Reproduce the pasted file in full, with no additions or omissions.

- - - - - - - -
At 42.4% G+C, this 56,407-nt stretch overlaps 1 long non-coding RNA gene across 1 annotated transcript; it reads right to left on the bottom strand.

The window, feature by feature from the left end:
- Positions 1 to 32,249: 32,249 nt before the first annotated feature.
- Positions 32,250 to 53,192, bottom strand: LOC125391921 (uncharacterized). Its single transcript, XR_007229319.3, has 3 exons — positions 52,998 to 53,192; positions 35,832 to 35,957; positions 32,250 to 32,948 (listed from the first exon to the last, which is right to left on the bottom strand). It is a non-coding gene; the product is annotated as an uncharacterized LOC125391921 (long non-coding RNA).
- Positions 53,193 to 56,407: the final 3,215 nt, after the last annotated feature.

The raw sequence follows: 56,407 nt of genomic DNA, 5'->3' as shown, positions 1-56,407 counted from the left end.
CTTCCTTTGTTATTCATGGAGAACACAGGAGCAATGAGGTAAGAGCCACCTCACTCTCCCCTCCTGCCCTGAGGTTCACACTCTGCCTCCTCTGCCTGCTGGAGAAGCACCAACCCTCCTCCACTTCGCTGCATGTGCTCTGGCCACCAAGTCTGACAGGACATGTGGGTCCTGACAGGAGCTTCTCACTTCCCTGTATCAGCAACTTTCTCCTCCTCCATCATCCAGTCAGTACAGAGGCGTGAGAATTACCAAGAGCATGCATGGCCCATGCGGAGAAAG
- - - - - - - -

At 42.4% G+C, this 56,407-nt stretch overlaps 1 long non-coding RNA gene across 1 annotated transcript; it reads right to left on the bottom strand.

The window, feature by feature from the left end:
- Positions 1 to 32,249: 32,249 nt before the first annotated feature.
- Positions 32,250 to 53,192, bottom strand: LOC125391921 (uncharacterized). Its single transcript, XR_007229319.3, has 3 exons — positions 52,998 to 53,192; positions 35,832 to 35,957; positions 32,250 to 32,948 (listed from the first exon to the last, which is right to left on the bottom strand). It is a non-coding gene; the product is annotated as an uncharacterized LOC125391921 (long non-coding RNA).
- Positions 53,193 to 56,407: the final 3,215 nt, after the last annotated feature.

The raw sequence follows: 56,407 nt of genomic DNA, 5'->3' as shown, positions 1-56,407 counted from the left end.
CTTCCTTTGTTATTCATGGAGAACACAGGAGCAATGAGGTAAGAGCCACCTCACTCTCCCCTCCTGCCCTGAGGTTCACACTCTGCCTCCTCTGCCTGCTGGAGAAGCACCAACCCTCCTCCACTTCGCTGCATGTGCTCTGGCCACCAAGTCTGACAGGACATGTGGGTCCTGACAGGAGCTTCTCACTTCCCTGTATCAGCAACTTTCTCCTCCTCCATCATCCAGTCAGTACAGAGGCGTGAGAATTACCAAGAGCATGCATGGCCCATGCGGAGAAAG